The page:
July 1, 2019
There hasn’t been a MASSIVE bankruptcy filing in a while. Windstream Holdings Inc. filed back in late February and while there’s been plenty of chapter 11 activity since, there hasn’t been anything quite as large in the last several months. There is now. Enter Weatherford International Plc.
Late on Friday, Weatherford, an Irish public limited company, filed an 8-K with the SEC with a proposed plan of reorganization and disclosure statement; it and several affiliated debtors intend to file prepackaged chapter 11 cases in the Southern District of Texas on Monday, July 1.* The timing is appropriate: nothing screams “Independence!” like a massive chapter 11 bankruptcy filing that has the effect of eliminating six billion tyrannical dollars from the balance sheet. YEE HAW. G-D BLESS AMERICA.
Here is a snapshot of Weatherford’s pre and post-bankruptcy capital structure:**
And all of the action is at the pre-petition notes level of the cap stack.*** The holders of the $7.4b of pre-petition notes**** will walk away with 99% of the equity in the reorganized company (subject to various means of dilution) — a 63% recovery based on the offered valuation of the company. They will also receive up to $1.25b of new tranche b senior unsecured convertible notes and the right to participate in new tranche a senior unsecured notes. Every other class — but for existing equity (which will get wiped out) — will ride through as if this shabang ain’t even happening.
You must be wondering: how in bloody hell does a company rack up over $8b of debt? $8 BILLION!! That’s just oil and gas, darling.
Weatherford is a provider of equipment and services used in the drilling, evaluation, completion, production, and intervention of oil and natural gas wells; it operates in over 80 countries worldwide and has service and sales locations in nearly all of the oil and natural gas producing regions in the world. It operates in a highly commoditized industry and so the company dedicates millions each year to research and development in an effort to separate itself from the pack and provide value to end users that is unmatched in the market.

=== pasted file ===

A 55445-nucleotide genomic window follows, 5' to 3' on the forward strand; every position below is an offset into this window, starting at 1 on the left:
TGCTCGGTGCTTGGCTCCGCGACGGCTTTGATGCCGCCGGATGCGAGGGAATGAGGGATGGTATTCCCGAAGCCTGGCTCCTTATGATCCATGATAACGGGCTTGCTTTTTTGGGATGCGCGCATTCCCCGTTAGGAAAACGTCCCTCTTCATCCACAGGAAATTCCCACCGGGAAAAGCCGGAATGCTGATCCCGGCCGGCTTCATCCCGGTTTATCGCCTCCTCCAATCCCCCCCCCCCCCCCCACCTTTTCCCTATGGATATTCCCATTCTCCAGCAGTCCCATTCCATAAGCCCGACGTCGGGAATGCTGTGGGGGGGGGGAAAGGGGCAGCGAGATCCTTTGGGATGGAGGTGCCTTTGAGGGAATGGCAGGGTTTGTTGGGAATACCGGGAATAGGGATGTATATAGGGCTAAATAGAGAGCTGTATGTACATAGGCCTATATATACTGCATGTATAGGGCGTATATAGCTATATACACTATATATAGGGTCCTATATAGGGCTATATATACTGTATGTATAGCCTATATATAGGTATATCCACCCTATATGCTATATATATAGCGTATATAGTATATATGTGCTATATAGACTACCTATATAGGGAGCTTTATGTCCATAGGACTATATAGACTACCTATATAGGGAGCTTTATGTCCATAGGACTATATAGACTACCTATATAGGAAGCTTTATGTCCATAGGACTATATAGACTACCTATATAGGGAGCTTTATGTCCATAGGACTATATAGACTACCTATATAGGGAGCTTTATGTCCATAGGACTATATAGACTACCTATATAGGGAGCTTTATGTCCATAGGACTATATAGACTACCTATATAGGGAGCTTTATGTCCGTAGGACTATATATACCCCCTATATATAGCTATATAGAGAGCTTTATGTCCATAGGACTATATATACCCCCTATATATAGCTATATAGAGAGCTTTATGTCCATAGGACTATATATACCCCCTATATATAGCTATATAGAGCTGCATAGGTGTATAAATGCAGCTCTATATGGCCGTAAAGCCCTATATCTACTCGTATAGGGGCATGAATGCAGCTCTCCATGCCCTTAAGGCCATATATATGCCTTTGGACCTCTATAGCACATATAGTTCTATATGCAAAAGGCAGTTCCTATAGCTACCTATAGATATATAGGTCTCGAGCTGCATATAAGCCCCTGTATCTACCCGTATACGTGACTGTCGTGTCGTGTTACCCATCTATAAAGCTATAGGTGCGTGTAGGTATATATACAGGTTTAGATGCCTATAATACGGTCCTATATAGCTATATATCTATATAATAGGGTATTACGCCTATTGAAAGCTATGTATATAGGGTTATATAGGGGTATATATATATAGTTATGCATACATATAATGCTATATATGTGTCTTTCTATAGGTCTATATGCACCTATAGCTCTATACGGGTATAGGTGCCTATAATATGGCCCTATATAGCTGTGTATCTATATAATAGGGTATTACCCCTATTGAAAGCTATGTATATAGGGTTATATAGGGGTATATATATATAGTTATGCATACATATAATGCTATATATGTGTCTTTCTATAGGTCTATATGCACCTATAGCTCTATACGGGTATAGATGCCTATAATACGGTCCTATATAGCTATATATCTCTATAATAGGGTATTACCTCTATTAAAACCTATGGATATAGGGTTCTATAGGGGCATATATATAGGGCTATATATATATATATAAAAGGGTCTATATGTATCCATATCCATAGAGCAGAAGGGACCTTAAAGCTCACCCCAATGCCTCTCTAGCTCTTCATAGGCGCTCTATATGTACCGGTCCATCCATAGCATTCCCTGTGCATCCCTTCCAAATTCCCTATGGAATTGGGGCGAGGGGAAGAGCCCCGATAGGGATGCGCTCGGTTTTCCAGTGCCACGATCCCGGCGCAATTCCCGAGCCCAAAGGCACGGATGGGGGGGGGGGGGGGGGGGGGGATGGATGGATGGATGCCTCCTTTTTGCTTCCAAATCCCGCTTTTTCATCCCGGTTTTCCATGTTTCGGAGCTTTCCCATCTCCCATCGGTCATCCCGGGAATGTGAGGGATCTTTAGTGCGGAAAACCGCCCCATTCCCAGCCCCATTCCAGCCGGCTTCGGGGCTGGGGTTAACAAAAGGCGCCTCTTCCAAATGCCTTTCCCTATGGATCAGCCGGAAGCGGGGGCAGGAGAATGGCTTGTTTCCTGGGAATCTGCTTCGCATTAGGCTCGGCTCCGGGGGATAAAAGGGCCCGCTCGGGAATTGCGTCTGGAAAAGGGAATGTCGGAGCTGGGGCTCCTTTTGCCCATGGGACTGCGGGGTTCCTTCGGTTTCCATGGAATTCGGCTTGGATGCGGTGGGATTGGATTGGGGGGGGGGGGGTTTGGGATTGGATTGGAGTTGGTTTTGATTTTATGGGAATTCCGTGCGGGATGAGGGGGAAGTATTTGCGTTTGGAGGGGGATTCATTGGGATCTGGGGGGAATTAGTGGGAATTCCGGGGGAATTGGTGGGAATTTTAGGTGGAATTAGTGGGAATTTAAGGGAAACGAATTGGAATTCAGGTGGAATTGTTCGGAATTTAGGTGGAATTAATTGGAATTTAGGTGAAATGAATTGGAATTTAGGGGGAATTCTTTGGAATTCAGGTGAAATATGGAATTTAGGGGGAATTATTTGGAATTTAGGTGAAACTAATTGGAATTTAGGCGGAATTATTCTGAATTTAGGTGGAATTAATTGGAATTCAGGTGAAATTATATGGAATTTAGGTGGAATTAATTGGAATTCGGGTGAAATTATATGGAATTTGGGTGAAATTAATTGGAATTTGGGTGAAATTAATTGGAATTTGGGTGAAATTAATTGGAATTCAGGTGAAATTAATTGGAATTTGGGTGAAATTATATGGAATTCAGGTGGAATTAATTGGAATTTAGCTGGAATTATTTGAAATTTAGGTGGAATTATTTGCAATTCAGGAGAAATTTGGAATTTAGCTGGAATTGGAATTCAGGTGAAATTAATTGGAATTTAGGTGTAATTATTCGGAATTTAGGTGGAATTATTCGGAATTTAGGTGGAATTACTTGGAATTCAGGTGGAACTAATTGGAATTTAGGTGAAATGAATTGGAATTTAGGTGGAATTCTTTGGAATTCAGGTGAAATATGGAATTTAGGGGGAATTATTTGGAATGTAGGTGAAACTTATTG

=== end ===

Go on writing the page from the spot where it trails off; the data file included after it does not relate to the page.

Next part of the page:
Which, by its own admission, it fails to do. All of that R&D notwithstanding, Weatherford nevertheless provide a commoditized product in a tough macro environment. And while all of that debt should have helped position the company to crush less-capitalized competitors, it ultimately proved to be an albatross.
To service this debt, the debtors require stability in the oil and natural gas markets at prices that catalyze E&P companies to drill, baby, drill. An oil field services company like Weatherford can only make money if there are oil operations to service. With oil and natural gas trading at low levels for years…well, you see the issue. Per the company’s 8-K:
The sustained drop in oil and gas prices has impacted companies throughout the oil and gas industry including Weatherford and the majority of its customers. As spending on exploration, development, and production of oil and natural gas has decreased so has demand for Weatherford’s services and products. The decline in spending by oil and gas companies has had a significant effect on the Debtors’ financial health. To illustrate, on a consolidated basis, the Company’s cash flows from operating activities have been negative $304 million, negative $388 million, and negative $242 million in fiscal years 2016, 2017, and 2018, respectively.
While not quite at Uber Inc. ($UBER) levels, this company is practically lighting money on fire.
Relating to the competition:
The oilfield services and equipment industry is saturated with competition from various companies that operate in the same sector and the same regions of the world as Weatherford. The primary competitive factors include safety, performance, price, quality, and breadth of products and services. Weatherford also faces competition from regional suppliers in some of the sectors in which it operates as these suppliers offer limited equipment and services that are specifically tailored to the relevant local market. Some of the Company’s competitors have better financial and technical resources, which allows them to pursue more vigorous marketing and expansion activities. This heavily competitive market has impacted the Company’s ability to maintain its market share and defend or maintain the pricing for its products and services. Heavy competition has also impacted the Company’s ability to negotiate contract terms with its customers and suppliers, which has resulted in the Company accepting suboptimal terms.
The squeeze is on, ladies and gentlemen. As E&P companies look to cut costs in the face of increased pressure from investors to lean out, they are putting companies like Weatherford through the ringer. You bet your a$$ they’re getting “suboptimal terms.”